This past weekend, I was scheduled to run Race #3 of the Frostbite Series. It was a 5K and I was really looking forward to it. I know that I’m not quite at my peak yet, but I knew that it would be a good test of where I’ve gotten in my training in just 2 weeks (probably not far, but I’m hoping closer to that 20-minute mark). I had every intention of having a great race recap to give you today, but unfortunately, Mother Nature had other plans.
Winter Storm Jupiter reared it’s ugly head and we ended up in a tough ice situation this past weekend. Most schools and businesses in the St. Louis area closed on Friday in precaution, and St. Louis Track Club decided to go ahead and cancel the race out of safety concerns for people traveling to the race and running the race. Unfortunately, they are unable to reschedule this race due to race permits (they are giving us a discount on next year’s race series though), so I’m now in search of a different 5K to add to my race calendar this year.
I wasn’t the only person who had to deal with an unexpected change in their racing plans over the weekend. One of my BFFs and running clients had her flight to Phoenix cancelled on Friday evening and wasn’t able to book a new flight that would get her there in time for Rock ‘n’ Roll Arizona. I know she was super disappointed – it was going to be her FIRST half marathon and she has been working her butt off the last 3 months – but she’s in good spirits and is already searching for a “replacement” race.
I feel like this is starting to be a common occurrence for runners lately. Maybe it’s the time of the year (having to deal with winter weather and safety is an issue), but I am seeing more + more runners dealing with unexpected race cancellations or changes in race plans. Just last weekend, runDisney had to cancel the half marathon at the Walt Disney World Marathon weekend due to weather issues and safety concerns on the course (storms vs. ice though). So, I thought it would be a good thing to address today since I don’t have a race recap to give you, and I know other runners who have been dealing with the same issues.
When dealing with unexpected race cancellations or change of plans, there are a few options for how to make the most of your training minus the race:
1. Find another race in the next month to run. You’ve already been training for 12 to 16 weeks, which means you should be in peak condition for a race. It is a lot harder to find a race in winter months, but try to find something within the next month so you can still utilize your training effort.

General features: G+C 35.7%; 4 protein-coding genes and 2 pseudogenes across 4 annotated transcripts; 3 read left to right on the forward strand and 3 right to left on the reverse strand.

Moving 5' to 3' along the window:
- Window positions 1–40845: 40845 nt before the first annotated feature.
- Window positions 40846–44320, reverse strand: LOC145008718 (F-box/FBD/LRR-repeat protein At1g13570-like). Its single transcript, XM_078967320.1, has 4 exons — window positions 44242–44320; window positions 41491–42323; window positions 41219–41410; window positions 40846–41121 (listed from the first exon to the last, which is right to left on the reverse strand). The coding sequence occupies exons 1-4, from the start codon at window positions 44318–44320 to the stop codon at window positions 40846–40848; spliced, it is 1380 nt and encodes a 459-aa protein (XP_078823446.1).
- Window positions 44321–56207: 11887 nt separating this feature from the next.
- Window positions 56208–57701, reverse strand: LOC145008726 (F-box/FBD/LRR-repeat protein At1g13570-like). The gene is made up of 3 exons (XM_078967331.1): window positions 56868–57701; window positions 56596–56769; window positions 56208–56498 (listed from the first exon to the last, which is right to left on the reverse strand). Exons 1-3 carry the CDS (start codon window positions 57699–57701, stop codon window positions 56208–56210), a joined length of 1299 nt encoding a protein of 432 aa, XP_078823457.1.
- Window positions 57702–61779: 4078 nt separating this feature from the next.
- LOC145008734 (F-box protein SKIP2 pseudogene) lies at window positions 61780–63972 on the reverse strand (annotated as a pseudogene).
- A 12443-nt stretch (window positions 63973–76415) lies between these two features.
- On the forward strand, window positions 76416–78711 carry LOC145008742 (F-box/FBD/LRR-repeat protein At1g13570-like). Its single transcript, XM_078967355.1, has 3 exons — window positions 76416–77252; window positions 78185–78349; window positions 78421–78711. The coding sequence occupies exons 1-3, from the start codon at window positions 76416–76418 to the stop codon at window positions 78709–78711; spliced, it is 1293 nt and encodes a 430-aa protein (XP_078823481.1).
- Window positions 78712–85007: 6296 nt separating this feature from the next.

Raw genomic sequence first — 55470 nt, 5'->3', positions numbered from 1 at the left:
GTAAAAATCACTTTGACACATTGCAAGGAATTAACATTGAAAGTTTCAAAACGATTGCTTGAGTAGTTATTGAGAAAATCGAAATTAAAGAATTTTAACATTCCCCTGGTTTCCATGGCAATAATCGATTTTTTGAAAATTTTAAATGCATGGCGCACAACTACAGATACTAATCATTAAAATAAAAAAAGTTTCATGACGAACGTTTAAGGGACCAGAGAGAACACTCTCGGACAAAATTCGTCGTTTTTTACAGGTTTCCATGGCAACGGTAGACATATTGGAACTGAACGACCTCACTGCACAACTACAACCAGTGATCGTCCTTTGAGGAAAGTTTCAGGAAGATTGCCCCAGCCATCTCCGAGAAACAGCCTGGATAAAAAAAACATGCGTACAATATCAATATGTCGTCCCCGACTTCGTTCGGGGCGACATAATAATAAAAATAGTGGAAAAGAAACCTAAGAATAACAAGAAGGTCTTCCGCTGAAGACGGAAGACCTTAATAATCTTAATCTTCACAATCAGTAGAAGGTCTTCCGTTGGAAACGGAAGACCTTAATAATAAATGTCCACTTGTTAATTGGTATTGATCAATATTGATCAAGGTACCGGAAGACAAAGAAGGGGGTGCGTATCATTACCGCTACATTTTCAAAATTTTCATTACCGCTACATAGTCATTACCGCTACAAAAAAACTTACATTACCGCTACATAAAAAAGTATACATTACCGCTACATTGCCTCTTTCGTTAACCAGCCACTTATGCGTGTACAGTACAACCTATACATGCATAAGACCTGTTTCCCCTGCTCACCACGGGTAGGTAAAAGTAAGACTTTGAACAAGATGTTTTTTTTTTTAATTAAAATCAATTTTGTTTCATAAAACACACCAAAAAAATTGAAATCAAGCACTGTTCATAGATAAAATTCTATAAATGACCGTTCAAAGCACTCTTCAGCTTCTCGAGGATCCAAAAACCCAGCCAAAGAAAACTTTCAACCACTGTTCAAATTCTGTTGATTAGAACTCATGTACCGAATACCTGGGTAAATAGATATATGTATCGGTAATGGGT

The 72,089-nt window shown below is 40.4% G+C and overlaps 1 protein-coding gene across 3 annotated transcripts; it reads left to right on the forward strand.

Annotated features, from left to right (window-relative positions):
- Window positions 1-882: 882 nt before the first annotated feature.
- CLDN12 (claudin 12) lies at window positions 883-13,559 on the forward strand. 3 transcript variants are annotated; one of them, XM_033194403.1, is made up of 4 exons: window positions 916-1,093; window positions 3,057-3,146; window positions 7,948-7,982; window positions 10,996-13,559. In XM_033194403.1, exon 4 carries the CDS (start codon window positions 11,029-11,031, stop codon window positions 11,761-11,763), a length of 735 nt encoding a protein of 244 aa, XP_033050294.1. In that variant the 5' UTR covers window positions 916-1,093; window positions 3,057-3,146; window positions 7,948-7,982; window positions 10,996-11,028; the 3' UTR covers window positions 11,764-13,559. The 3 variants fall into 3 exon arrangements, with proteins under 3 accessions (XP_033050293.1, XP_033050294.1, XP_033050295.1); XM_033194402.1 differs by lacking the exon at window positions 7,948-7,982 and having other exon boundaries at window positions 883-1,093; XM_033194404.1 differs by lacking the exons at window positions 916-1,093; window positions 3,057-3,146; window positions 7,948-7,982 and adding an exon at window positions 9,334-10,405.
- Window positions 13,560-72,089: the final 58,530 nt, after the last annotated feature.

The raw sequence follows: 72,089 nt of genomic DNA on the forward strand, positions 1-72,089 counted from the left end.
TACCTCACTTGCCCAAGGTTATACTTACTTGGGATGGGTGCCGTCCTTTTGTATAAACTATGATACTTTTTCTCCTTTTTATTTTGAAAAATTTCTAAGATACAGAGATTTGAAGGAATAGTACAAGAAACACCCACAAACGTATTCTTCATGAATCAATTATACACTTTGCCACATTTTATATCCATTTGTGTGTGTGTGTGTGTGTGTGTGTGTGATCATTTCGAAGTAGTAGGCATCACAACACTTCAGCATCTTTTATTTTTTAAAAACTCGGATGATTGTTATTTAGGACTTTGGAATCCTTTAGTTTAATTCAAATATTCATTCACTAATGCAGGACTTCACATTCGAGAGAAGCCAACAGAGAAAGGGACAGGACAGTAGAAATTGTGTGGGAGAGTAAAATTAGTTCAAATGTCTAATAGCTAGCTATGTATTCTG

Don’t know how to continue training to be at your peak if you have to push back your race plans? Repeat the last few weeks of your training plan (i.e. if your race is 4 weeks later, repeat the last 4 weeks of your training plan), including the taper week the week of the race. The added bonus is that you might find that an extra few weeks of training helped you increase your speed and fitness so you are in even BETTER racing condition than had you run your originally planned race.
2. Go run the distance of your race the same day of the race. I will admit that I chose not to do this and ended up doing what I would normally run on a Saturday morning (5-6 miles @ 80% 5K pace). But, I know several people who will create their own race and go out and race the distance the best that they can. I know A LOT of runners did this last weekend after the runDisney half was cancelled – I think even a few resorts helped make this possible for a lot of the runners. It’s definitely not ideal, but it might be a better option if you do want to spend MORE money on another race down the road.
Yet, weather is not the only thing we have to worry about when it comes to changes in race plans. Sometimes it ends up being an injury that forces us to bow out of running a race. I know this has happened to my mother-in-law twice in the past year, due to unexpected, non-running related injuries. This is probably the hardest thing for a runner to deal with, because not only do they not get to run their planned race, but they are also now taking time off from running. Unlike dealing with cancelled races or race plans, running a different race or getting the mileage in on your own just aren’t options. This is when race insurance becomes important, or trying to defer your race until next year. This is easier said than done as many races won’t let you defer unless you have race insurance. So, basically, you’re out your money AND you don’t get to race.
But, again, this is beyond our control. Make the most of it: go pick-up your race packet, wear your shirt, and go cheer on the runners as they race. It might sting a little that you can’t be out there running, but if you ever want some motivation to recover quickly so you can run again, a race is definitely the way to help you stay motivated to come back better than ever.
So, next time you have an unexpected “change of plans” on race weekend, hopefully you can use some of these options to make the most of your race-that-wasn’t!